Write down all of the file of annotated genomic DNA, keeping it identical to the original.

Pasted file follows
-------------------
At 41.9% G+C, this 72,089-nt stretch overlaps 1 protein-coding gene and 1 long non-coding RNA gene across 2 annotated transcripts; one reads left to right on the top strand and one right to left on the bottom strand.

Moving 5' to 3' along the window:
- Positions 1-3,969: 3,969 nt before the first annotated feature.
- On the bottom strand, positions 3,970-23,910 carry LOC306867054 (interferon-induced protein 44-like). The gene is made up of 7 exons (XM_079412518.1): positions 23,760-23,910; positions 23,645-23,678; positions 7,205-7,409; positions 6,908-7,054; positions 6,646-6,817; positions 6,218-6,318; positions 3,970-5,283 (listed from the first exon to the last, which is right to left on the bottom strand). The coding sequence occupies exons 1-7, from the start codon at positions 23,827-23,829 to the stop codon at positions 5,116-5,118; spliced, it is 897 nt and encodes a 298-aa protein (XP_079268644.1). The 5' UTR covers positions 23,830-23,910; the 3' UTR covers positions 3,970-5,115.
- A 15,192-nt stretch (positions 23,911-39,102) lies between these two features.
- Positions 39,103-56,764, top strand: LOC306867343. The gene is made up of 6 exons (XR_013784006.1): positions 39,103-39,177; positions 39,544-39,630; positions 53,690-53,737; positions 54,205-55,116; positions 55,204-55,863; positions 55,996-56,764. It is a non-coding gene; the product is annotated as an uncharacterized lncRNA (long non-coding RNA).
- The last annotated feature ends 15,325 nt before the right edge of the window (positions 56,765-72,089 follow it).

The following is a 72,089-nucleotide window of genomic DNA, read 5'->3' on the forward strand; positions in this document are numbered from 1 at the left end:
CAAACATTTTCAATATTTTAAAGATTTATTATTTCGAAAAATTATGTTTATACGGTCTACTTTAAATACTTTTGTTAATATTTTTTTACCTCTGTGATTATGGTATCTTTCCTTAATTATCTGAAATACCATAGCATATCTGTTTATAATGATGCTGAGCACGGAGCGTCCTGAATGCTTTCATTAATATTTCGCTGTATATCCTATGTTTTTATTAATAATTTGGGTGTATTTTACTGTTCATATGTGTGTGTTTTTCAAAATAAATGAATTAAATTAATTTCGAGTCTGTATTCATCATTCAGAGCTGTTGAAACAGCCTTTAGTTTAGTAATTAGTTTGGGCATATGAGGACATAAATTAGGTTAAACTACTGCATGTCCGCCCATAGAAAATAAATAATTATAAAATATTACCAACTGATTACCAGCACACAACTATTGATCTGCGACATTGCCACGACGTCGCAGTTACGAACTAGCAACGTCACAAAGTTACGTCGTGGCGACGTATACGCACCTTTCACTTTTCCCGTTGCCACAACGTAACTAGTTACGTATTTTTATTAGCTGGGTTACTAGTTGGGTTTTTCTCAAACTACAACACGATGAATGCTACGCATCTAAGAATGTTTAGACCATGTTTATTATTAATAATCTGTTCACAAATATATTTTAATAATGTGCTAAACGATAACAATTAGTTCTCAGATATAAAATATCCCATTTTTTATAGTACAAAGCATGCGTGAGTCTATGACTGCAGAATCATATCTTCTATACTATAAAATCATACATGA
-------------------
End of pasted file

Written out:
At 41.9% G+C, this 72,089-nt stretch overlaps 1 protein-coding gene and 1 long non-coding RNA gene across 2 annotated transcripts; one reads left to right on the top strand and one right to left on the bottom strand.

Moving 5' to 3' along the window:
- Positions 1-3,969: 3,969 nt before the first annotated feature.
- On the bottom strand, positions 3,970-23,910 carry LOC306867054 (interferon-induced protein 44-like). The gene is made up of 7 exons (XM_079412518.1): positions 23,760-23,910; positions 23,645-23,678; positions 7,205-7,409; positions 6,908-7,054; positions 6,646-6,817; positions 6,218-6,318; positions 3,970-5,283 (listed from the first exon to the last, which is right to left on the bottom strand). The coding sequence occupies exons 1-7, from the start codon at positions 23,827-23,829 to the stop codon at positions 5,116-5,118; spliced, it is 897 nt and encodes a 298-aa protein (XP_079268644.1). The 5' UTR covers positions 23,830-23,910; the 3' UTR covers positions 3,970-5,115.
- A 15,192-nt stretch (positions 23,911-39,102) lies between these two features.
- Positions 39,103-56,764, top strand: LOC306867343. The gene is made up of 6 exons (XR_013784006.1): positions 39,103-39,177; positions 39,544-39,630; positions 53,690-53,737; positions 54,205-55,116; positions 55,204-55,863; positions 55,996-56,764. It is a non-coding gene; the product is annotated as an uncharacterized lncRNA (long non-coding RNA).
- The last annotated feature ends 15,325 nt before the right edge of the window (positions 56,765-72,089 follow it).

The following is a 72,089-nucleotide window of genomic DNA, read 5'->3' on the forward strand; positions in this document are numbered from 1 at the left end:
CAAACATTTTCAATATTTTAAAGATTTATTATTTCGAAAAATTATGTTTATACGGTCTACTTTAAATACTTTTGTTAATATTTTTTTACCTCTGTGATTATGGTATCTTTCCTTAATTATCTGAAATACCATAGCATATCTGTTTATAATGATGCTGAGCACGGAGCGTCCTGAATGCTTTCATTAATATTTCGCTGTATATCCTATGTTTTTATTAATAATTTGGGTGTATTTTACTGTTCATATGTGTGTGTTTTTCAAAATAAATGAATTAAATTAATTTCGAGTCTGTATTCATCATTCAGAGCTGTTGAAACAGCCTTTAGTTTAGTAATTAGTTTGGGCATATGAGGACATAAATTAGGTTAAACTACTGCATGTCCGCCCATAGAAAATAAATAATTATAAAATATTACCAACTGATTACCAGCACACAACTATTGATCTGCGACATTGCCACGACGTCGCAGTTACGAACTAGCAACGTCACAAAGTTACGTCGTGGCGACGTATACGCACCTTTCACTTTTCCCGTTGCCACAACGTAACTAGTTACGTATTTTTATTAGCTGGGTTACTAGTTGGGTTTTTCTCAAACTACAACACGATGAATGCTACGCATCTAAGAATGTTTAGACCATGTTTATTATTAATAATCTGTTCACAAATATATTTTAATAATGTGCTAAACGATAACAATTAGTTCTCAGATATAAAATATCCCATTTTTTATAGTACAAAGCATGCGTGAGTCTATGACTGCAGAATCATATCTTCTATACTATAAAATCATACATGA